What you are describing is actually a variation of the Galileo's Leaning Tower of Pisa Experiment, and we all know how you feel about Galileo

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Your experiment is actually not a good experiment because there would be too many other factors that would ruin the results. At best, it would just be a decent eyeball test.

Now it's correction time....

1. The derivative of speed is not velocity. The derivative of position(displacement) is velocity. The first derivative of velocity is acceleration.

2. You wrote,

*"Once you have computed (approximated) velocity, you’ve effectively determine gravity..."* Actually, no. I'd explain it to you, but since you don't understand derivatives, it would be pointless.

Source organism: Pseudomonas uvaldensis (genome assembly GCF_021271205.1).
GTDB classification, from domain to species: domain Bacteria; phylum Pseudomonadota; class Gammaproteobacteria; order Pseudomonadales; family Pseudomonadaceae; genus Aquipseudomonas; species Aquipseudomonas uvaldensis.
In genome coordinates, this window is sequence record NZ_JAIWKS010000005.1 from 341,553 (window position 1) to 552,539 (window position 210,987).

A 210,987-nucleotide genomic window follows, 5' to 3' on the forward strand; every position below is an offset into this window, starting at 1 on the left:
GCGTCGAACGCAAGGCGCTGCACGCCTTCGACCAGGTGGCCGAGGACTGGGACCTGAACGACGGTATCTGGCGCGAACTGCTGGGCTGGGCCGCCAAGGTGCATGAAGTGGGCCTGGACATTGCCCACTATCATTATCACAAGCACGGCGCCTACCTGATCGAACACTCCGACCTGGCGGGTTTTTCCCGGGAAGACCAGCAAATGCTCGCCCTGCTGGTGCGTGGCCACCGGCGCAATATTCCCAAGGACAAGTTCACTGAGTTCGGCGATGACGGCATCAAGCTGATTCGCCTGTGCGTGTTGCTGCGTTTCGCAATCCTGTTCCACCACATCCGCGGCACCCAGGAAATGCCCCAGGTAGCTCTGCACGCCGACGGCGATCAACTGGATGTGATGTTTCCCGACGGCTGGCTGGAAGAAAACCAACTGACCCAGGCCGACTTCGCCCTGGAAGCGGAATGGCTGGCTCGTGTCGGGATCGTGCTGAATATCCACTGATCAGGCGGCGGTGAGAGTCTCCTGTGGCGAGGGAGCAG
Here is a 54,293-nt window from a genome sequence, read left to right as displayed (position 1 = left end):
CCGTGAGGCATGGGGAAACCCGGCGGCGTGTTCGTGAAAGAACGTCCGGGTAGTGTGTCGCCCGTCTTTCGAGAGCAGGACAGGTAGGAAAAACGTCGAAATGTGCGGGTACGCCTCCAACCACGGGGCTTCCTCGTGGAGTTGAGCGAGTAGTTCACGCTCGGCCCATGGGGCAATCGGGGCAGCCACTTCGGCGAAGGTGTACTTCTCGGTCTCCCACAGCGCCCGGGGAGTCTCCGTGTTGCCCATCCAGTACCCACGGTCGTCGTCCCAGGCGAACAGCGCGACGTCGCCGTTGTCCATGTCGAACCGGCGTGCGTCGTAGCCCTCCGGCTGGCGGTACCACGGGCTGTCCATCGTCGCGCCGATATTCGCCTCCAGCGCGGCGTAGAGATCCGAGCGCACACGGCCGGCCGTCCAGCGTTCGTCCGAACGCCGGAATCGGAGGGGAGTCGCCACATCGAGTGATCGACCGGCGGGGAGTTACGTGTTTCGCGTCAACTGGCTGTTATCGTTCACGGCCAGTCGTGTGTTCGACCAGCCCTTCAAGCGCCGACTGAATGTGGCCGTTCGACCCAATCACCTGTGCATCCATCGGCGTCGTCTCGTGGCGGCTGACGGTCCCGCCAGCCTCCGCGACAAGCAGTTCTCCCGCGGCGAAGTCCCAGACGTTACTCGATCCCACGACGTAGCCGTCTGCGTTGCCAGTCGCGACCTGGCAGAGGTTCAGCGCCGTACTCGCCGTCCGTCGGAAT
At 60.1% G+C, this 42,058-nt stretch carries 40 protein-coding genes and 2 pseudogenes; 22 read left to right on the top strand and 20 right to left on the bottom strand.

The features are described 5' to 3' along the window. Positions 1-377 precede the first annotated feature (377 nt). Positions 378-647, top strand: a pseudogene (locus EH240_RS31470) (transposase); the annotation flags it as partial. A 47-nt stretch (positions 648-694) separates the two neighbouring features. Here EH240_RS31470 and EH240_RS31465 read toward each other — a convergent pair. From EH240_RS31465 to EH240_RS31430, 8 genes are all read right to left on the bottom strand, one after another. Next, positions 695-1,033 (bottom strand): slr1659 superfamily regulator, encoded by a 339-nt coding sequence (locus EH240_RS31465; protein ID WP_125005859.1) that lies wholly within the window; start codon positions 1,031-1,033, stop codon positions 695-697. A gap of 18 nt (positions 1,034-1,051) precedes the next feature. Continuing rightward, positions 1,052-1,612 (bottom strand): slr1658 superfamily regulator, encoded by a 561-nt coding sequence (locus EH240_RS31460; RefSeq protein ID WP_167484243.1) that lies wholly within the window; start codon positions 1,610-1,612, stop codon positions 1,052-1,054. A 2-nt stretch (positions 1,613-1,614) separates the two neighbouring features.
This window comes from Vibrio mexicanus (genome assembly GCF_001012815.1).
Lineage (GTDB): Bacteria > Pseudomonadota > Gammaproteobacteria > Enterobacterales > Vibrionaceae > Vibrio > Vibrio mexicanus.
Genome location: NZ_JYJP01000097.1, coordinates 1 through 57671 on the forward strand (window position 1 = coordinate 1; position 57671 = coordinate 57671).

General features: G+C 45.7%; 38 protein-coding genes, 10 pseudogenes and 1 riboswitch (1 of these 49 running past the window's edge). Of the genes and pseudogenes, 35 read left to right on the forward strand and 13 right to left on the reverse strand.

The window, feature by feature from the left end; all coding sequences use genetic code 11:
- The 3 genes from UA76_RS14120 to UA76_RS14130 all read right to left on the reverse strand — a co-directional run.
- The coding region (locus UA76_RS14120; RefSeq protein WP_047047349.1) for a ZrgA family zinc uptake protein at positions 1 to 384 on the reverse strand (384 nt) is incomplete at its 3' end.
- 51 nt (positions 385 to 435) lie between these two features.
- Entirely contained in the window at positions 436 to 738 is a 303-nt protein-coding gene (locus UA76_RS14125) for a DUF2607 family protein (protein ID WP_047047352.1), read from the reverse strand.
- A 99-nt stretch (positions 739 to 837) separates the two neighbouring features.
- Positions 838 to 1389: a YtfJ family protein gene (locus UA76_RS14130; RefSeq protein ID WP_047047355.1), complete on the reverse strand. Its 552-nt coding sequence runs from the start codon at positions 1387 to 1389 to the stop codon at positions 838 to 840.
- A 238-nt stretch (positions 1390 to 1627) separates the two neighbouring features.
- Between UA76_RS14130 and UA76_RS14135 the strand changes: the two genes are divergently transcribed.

NOTE: This is high school stuff.

Suppose you knew nothing about gravity, aerodynamics, friction and blah blah blah. Take 10 iron balls of varying weights: 10KG, 20KG, etc… 100KG. Climb up the tallest building in your village (the church). Suppose this church is 10m high thus your distance = 10m. Now take these iron balls of varying weight and drop it from 10m. Did the heavy one fall faster than the lighter one? If no, then the final speed = distance/time. So we can at see objectively through measured data they have the same speed. Now suppose, you graphed this at varying heights 10, 15m, 20m, etc..., you’ll notice that the speed is not constant and the higher you go the faster the speed is. Thus, the derative (rate of change) of speed is velocity. Once you have computed (approximated) velocity, you’ve effectively determine gravity, and know things fall at the sate rate (e.g. rate of change).

NOTE: This is high school stuff.